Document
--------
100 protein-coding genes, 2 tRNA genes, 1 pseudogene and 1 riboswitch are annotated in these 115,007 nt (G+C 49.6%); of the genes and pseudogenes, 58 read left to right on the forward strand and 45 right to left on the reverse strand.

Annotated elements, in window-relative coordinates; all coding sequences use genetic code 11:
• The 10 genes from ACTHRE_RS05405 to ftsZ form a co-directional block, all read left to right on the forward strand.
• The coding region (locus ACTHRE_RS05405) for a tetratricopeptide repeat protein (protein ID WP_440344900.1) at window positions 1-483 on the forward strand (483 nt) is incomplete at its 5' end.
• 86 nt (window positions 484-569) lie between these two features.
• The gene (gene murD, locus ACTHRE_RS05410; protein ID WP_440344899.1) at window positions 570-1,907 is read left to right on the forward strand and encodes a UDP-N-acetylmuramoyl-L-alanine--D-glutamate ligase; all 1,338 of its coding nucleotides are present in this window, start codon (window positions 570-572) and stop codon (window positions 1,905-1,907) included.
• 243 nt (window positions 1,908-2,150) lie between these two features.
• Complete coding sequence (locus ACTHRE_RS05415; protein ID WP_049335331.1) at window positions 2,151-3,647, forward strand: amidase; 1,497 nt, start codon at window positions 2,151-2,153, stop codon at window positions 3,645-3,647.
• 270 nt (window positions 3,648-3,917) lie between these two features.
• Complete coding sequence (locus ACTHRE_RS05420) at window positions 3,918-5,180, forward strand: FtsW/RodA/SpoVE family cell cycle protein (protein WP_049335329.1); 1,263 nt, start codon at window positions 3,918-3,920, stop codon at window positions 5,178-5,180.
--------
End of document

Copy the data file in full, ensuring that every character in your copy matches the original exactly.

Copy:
100 protein-coding genes, 2 tRNA genes, 1 pseudogene and 1 riboswitch are annotated in these 115,007 nt (G+C 49.6%); of the genes and pseudogenes, 58 read left to right on the forward strand and 45 right to left on the reverse strand.

Annotated elements, in window-relative coordinates; all coding sequences use genetic code 11:
• The 10 genes from ACTHRE_RS05405 to ftsZ form a co-directional block, all read left to right on the forward strand.
• The coding region (locus ACTHRE_RS05405) for a tetratricopeptide repeat protein (protein ID WP_440344900.1) at window positions 1-483 on the forward strand (483 nt) is incomplete at its 5' end.
• 86 nt (window positions 484-569) lie between these two features.
• The gene (gene murD, locus ACTHRE_RS05410; protein ID WP_440344899.1) at window positions 570-1,907 is read left to right on the forward strand and encodes a UDP-N-acetylmuramoyl-L-alanine--D-glutamate ligase; all 1,338 of its coding nucleotides are present in this window, start codon (window positions 570-572) and stop codon (window positions 1,905-1,907) included.
• 243 nt (window positions 1,908-2,150) lie between these two features.
• Complete coding sequence (locus ACTHRE_RS05415; protein ID WP_049335331.1) at window positions 2,151-3,647, forward strand: amidase; 1,497 nt, start codon at window positions 2,151-2,153, stop codon at window positions 3,645-3,647.
• 270 nt (window positions 3,648-3,917) lie between these two features.
• Complete coding sequence (locus ACTHRE_RS05420) at window positions 3,918-5,180, forward strand: FtsW/RodA/SpoVE family cell cycle protein (protein WP_049335329.1); 1,263 nt, start codon at window positions 3,918-3,920, stop codon at window positions 5,178-5,180.